So what would I add? As with any regular forces, you can never have too many variations – another pack of infantry would be a neat addition and let you build up two squads using pack 1 – 3, the EOD pack and an additional one. The only other thing missing from this range (compared to the US Marines or the Brits) is a lack of heavy support weapons like the .50cal and MK19. That said, if you’re willing to work on it I’m sure you could do the conversion work with what is currently available.
Empress stocks several other ranges of US Infantry for different groups. If you’d prefer devil dogs and suppression through accuracy with the M27 (or maybe you just want massive 13 man squads), the USMC range is pretty comprehensive. If you prefer special operations, there are several small packs of US SOF teams (for both Army and Navy) as well as a comprehensive range of US Rangers. Expect to see articles on all of them soon as I work my way through the lead pile.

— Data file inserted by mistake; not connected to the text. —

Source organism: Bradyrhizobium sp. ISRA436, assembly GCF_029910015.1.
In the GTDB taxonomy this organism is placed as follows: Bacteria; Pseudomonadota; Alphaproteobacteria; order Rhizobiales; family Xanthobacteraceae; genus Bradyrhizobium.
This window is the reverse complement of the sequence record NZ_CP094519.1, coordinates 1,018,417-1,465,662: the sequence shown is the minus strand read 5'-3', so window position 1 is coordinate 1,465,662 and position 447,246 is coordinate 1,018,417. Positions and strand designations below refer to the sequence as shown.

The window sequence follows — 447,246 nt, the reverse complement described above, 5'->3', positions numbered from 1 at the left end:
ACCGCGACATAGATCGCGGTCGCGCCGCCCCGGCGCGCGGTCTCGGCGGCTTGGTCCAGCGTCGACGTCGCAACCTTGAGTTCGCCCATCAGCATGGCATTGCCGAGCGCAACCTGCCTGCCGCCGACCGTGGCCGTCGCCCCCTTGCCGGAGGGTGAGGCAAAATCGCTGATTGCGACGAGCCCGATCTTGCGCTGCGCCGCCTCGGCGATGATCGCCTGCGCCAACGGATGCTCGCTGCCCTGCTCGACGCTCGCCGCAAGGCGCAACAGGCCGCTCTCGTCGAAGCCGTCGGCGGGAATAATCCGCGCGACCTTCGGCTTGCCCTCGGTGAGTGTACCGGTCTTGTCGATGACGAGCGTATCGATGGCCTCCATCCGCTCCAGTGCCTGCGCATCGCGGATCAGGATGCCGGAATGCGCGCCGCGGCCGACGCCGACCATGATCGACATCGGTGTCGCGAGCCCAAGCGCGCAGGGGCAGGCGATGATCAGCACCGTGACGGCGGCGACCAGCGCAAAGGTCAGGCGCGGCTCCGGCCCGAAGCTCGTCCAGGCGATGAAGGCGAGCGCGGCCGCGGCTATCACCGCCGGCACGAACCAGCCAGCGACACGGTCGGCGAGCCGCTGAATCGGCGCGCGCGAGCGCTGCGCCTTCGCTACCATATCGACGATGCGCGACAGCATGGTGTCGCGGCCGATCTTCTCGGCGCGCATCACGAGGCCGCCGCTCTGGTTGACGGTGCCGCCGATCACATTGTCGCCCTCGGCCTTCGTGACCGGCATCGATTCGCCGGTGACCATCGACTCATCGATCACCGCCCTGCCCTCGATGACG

Playing as US force in Ultramodern tabletop wargaming is like being a kid with a box of toys. There are so many options that are available! On one side, you could be rolling around in technicals as SF advisers alongside local troops. Alternatively, you could break out the heavy metal and plonk the Bradleys and Abrams on the table. An interesting option is to roll out with a Stryker Brigade Combat Team and all the vehicles it includes.